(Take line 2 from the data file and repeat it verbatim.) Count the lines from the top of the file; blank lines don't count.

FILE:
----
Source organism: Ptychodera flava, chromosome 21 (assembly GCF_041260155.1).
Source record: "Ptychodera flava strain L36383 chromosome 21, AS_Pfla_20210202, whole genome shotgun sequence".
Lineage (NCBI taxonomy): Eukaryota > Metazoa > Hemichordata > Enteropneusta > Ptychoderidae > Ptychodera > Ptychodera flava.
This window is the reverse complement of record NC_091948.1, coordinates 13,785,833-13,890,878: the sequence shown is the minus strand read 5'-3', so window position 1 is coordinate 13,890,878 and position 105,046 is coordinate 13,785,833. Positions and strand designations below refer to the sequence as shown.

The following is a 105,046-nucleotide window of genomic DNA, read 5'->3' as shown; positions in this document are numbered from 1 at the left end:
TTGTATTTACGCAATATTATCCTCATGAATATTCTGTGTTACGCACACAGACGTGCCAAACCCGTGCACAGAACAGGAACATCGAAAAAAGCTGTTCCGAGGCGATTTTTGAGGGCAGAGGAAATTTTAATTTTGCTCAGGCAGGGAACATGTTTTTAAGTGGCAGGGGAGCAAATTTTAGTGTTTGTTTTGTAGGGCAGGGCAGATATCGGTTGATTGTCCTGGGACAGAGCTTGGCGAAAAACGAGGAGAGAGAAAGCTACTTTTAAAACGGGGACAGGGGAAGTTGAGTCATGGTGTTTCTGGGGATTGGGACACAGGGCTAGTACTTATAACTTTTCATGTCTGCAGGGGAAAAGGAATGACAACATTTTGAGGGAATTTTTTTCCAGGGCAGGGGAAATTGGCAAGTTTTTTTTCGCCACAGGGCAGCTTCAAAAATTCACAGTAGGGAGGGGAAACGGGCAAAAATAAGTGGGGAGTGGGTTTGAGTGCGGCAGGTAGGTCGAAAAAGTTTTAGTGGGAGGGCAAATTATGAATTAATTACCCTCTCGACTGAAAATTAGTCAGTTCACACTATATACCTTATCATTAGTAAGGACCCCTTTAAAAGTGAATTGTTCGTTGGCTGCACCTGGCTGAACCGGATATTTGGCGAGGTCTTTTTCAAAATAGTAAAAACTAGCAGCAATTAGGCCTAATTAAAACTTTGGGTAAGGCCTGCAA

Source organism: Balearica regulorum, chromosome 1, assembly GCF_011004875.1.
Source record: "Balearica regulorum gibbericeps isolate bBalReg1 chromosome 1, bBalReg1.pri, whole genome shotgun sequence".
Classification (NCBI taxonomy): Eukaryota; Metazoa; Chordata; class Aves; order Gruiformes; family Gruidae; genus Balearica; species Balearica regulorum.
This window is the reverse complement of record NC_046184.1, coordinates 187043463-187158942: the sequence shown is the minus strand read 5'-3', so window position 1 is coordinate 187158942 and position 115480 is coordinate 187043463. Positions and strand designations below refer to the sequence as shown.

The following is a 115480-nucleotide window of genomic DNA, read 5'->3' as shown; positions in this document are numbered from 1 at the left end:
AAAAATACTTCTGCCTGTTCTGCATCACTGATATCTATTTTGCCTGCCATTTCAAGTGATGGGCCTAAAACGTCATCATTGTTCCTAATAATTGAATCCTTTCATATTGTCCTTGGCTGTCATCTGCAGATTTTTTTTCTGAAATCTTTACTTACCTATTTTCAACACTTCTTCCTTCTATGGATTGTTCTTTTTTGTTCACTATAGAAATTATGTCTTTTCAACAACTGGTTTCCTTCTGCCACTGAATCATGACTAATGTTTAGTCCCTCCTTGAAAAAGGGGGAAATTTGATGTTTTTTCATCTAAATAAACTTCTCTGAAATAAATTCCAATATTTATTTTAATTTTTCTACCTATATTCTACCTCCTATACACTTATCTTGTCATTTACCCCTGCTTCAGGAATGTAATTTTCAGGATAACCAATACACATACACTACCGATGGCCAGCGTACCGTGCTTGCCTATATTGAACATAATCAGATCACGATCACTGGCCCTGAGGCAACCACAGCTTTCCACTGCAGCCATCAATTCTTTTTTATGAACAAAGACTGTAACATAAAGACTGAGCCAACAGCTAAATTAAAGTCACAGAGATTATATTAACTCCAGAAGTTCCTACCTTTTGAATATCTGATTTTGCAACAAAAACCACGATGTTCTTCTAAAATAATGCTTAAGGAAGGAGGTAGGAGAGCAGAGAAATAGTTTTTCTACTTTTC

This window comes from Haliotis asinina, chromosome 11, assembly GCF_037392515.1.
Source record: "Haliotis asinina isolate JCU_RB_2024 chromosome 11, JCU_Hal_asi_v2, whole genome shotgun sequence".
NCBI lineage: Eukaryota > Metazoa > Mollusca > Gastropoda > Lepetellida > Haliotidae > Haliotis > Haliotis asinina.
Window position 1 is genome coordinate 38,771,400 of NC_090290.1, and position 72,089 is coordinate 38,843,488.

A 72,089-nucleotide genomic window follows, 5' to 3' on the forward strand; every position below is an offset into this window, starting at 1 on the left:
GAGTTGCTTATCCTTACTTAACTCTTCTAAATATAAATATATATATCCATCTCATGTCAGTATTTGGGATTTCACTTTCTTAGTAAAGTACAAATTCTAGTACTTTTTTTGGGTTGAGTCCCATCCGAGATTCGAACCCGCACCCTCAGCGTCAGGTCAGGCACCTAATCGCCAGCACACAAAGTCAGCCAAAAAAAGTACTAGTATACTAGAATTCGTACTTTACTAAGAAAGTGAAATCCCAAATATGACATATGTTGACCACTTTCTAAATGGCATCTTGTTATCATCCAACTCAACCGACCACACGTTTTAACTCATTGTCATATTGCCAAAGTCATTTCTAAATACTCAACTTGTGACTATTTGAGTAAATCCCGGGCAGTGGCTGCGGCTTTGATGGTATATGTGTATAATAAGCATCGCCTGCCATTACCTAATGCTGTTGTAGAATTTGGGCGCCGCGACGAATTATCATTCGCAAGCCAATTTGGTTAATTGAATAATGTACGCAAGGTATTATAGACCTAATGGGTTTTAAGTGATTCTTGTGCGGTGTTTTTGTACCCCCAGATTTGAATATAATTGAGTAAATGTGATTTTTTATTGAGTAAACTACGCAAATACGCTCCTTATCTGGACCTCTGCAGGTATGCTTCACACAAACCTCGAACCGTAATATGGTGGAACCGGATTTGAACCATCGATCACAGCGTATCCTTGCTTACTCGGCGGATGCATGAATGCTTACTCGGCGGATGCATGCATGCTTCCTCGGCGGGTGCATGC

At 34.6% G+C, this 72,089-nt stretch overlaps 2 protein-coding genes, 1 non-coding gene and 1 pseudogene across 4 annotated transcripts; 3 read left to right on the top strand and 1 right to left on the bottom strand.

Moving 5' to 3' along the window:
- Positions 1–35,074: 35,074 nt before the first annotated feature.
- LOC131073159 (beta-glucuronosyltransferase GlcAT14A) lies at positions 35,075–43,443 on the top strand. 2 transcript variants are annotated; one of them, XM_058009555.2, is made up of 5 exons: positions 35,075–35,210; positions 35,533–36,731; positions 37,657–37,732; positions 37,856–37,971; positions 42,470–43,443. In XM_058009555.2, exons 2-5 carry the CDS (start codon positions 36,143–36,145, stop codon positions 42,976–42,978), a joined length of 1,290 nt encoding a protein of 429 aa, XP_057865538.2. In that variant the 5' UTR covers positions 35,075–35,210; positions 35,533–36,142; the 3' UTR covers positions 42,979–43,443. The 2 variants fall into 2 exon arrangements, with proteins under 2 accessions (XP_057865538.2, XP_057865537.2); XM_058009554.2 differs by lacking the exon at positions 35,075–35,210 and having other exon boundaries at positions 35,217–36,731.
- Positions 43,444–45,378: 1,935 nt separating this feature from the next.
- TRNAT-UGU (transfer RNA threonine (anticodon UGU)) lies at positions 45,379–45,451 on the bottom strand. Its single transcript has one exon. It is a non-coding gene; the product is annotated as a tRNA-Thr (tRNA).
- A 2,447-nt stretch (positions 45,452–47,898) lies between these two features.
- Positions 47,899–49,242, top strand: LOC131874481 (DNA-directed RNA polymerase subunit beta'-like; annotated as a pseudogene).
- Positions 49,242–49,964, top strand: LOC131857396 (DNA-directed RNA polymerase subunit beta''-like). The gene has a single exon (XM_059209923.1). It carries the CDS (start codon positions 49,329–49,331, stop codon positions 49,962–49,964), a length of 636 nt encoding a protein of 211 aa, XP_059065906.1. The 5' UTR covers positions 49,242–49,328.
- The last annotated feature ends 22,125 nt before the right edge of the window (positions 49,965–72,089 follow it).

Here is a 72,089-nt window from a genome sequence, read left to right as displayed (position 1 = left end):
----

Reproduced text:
Source record: "Ptychodera flava strain L36383 chromosome 21, AS_Pfla_20210202, whole genome shotgun sequence".